Many friends and fellow League members asked me how I was doing coming out of the intensity of the National Book Festival in the days and weeks since the event wrapped. The simple answer varied slightly but the honest answer is that the recovery process took longer than expected as it affected me in unanticipated ways. My feet bounced back quickly after two days of non-stop walking and standing. But the build-up of stress in my body unleashed itself by breaking my lifelong record of sleeping through the night, creating a dull & uncomfortable ache in my upper body and shoulders, and dulling my spirits and focus. To combat the symptoms and force my body to relax, I retreated to the comforting arms of a true love: reading.
As a former proud member of the Pershing Middle School Name That Book Club, I would easily describe myself as a voracious reader. Oddly enough, reading was not my escape from the craziness during book festival preparations. Reclaiming this habit has been good for the Lioness soul. Besides finishing Cloud Atlas, I inhaled four other books in eight weeks. One was candy – pure, simple, and sweet – and thus does not require anything more to be said. But the other three demand sharing with the world.
First up – A Fire Upon the Wind by Vernor Vinge. (What a name – I can’t not say his last name without his first too – Vernor Vinge. Try it. Vinge on its own just doesn’t sound as awesome as Vernor Vinge. Ah the joys of alliteration.) During our hellish Labor Day weekend, we sought comfort at the Politics & Prose bookstore in DC where I holed myself up in the Fantasy & Science Fiction section. I looked for book festival authors first and found Vernor Vinge’s Hugo Award-winning book, A Fire Upon the Deep. Of course it came home with me and of course I had my sister stand in line at the festival for it to be signed on my behalf. (Oh how I wished I had read more by then so she actually had something to say about the book!)
One joy of fantasy and science fiction genre is marveling at the worlds the authors create. My reading resume leans heavily on the fantasy side; my respect and appreciation though for science fiction has grown exponentially over the past year as the authors imagine new world and social orders based around the sciences, not magic or other inexpiable powers. (For the record, I have to state that Twilight is NOT – I repeat NOT – science fiction. I read a blogger make that correlation once and UGH! So many reasons why that rankled me so!)
As with most science fiction books, Vinge begins by laying a lot of groundwork in creating and explaining the new interpretation of outer space. He goes beyond simply envisioning the human race expanding within our own galaxy; but instead created a multi-layered and complex vision of outer space as a whole and its relation to intelligence. Added to that, Vinge created several different non-human based alien species, ranging from a plant-machine hybrid to a multi-member mind-sharing pack of four-legged animals. I’ll admit the first 100 pages were a bit of a struggle as I wrapped my head around what he was describing. Once I had a solid grasp of the basic machinations though, I was sold.
The story itself was not one of my favorites. But I tip my hat off to an author whose intellect and creativity can envision something so intricate and rich and yet maintain a sense of still being believable. I look forward to picking up the second book of the trilogy, The Children of the Sky, and seeing where he takes the reader next.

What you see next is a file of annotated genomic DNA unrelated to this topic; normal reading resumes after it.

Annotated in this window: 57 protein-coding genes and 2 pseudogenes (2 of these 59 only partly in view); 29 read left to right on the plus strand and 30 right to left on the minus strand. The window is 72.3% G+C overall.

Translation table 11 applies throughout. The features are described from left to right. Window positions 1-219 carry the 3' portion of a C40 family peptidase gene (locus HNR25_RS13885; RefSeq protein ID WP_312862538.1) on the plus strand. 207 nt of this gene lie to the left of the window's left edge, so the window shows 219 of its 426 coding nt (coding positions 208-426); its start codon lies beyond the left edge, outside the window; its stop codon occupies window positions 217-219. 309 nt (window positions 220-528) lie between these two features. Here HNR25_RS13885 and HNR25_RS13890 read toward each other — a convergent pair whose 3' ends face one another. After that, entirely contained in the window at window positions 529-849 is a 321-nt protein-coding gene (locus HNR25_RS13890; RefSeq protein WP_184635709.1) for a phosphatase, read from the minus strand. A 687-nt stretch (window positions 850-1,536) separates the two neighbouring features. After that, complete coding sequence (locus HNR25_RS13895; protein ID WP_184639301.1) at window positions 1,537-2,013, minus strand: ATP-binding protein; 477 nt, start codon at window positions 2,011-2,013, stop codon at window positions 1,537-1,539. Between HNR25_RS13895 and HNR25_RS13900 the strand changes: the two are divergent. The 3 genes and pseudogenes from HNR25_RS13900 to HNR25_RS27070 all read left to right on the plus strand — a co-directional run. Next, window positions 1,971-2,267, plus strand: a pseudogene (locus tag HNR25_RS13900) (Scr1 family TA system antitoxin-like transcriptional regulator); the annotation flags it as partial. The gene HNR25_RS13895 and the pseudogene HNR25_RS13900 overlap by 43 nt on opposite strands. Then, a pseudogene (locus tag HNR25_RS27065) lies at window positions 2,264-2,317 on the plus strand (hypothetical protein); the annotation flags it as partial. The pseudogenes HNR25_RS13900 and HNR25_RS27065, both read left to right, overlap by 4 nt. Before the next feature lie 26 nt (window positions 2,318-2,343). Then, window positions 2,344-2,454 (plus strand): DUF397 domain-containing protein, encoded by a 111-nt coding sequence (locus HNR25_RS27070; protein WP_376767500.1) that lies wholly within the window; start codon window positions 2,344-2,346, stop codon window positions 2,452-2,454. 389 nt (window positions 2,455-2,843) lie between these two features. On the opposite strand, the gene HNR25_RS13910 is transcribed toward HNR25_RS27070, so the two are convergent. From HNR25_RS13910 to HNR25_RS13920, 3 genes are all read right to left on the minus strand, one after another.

Second – While another book from the fateful trip to Politics & Prose was ready to go on my bedside table, something lighter was necessary so I picked up my nook and purchased Mr. Penumbra’s 24-Hour Bookstore by Robin Sloan thanks to the recommendation from a blog all about reading. It turned out to be the perfect follow-up book from A Fire Upon the Deep as it too addressed the limits of (or perhaps limitless?) intelligence and its connection to technology. But Sloan also mixes in equal doses of old-world mystique and adventure and blends the two together wonderfully. I highly recommend this book to any and all with in interest in fantasy, programming, or science fiction. It was also the perfect segue into the third book…
Last but not least – Patrick Rothfuss’s Name of the Wind – also from my trip to Politics & Prose. While many books had small write-ups by the employees of the bookstore, the following recommendation (and glowing reviews from Orson Scott Card & Ursula Le Guin, two authors I hold in high regard) moved me enough to purchase immediately and not wait until my next visit:
“Name of the Wind is a classic trickster tale, except that the trickster gets to tell the story. We first meet Qvothe, a surprisingly likable rogue, as an unassuming innkeeper; but as he relates the astonishing events of his past we begin to wonder who he really is. The world that unfolds as he tells his story is full of adventure, magic and music. The magic (which is more like alchemy than wand-waving) somehow feels as real as science, while still maintaining its wonder. In the sequel, A Wise Man’s Fear, the stories of past and present begin to merge. Now, I am eagerly awaiting the final volume of the trilogy.”
I couldn’t have said it better myself. The story is fantastic and immediately draws you in. As soon as I finished the last page and knew that the second book of the trilogy was already in print, I pulled up the internet to see when the third book is scheduled for publication. Good news – it’s already written! Bad news – no official release date.
With all that said, you now have the hard decision of what to read first and I have the hard choice of what to read next! What a wonderful problem to have!
Tess, the Lioness